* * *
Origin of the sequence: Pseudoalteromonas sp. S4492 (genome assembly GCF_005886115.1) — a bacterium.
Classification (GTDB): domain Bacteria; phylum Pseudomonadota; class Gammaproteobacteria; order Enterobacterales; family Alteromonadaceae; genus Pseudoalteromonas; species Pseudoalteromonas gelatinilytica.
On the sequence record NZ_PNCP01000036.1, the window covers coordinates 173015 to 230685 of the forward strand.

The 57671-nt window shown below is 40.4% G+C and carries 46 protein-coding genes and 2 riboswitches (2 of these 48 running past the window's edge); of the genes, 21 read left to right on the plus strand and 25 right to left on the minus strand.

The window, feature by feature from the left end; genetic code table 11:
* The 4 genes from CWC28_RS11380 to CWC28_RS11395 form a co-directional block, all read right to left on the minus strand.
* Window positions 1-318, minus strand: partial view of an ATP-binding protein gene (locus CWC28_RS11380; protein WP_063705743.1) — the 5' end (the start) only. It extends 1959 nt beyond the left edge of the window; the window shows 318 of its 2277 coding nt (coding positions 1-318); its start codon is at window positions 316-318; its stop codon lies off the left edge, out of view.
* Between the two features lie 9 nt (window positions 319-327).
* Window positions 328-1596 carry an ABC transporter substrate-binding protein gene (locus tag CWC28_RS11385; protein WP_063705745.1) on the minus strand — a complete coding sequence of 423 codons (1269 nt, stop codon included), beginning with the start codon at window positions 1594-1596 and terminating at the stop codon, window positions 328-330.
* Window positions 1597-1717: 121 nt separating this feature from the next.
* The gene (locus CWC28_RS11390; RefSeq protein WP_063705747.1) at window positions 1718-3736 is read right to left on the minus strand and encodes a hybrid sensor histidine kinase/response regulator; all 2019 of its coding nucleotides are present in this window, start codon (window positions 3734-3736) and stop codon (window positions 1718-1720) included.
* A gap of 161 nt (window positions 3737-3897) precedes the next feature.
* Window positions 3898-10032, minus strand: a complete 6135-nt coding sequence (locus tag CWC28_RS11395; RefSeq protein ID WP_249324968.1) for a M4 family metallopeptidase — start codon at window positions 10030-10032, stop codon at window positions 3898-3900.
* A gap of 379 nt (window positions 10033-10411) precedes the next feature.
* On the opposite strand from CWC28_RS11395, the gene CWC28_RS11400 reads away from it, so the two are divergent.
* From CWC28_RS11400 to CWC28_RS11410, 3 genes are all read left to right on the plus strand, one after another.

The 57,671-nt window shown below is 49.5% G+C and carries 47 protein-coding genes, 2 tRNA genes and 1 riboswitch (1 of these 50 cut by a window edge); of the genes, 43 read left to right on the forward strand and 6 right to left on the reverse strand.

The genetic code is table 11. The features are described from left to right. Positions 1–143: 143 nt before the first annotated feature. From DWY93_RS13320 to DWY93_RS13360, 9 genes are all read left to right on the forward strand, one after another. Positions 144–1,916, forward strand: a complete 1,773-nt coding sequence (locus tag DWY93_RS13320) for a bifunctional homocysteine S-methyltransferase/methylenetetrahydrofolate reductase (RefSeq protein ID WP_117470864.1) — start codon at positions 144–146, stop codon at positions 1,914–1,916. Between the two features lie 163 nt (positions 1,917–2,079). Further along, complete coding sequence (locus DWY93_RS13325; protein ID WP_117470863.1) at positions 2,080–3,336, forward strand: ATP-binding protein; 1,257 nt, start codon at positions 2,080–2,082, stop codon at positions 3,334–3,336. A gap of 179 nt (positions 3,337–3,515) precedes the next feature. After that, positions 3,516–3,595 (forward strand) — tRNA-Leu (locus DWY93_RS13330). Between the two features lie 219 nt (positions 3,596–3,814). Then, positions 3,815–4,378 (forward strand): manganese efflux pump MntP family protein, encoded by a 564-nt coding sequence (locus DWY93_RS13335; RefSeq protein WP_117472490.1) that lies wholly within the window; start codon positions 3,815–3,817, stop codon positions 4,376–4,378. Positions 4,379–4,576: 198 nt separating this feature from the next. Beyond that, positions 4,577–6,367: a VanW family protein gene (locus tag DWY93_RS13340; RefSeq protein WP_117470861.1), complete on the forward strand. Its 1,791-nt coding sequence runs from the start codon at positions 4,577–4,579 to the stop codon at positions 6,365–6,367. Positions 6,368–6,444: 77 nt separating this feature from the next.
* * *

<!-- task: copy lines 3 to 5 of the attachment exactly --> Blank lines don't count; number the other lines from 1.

On the sequence record NZ_PNCP01000036.1, the window covers coordinates 173015 to 230685 of the forward strand.

The 57671-nt window shown below is 40.4% G+C and carries 46 protein-coding genes and 2 riboswitches (2 of these 48 running past the window's edge); of the genes, 21 read left to right on the plus strand and 25 right to left on the minus strand.

The window, feature by feature from the left end; genetic code table 11: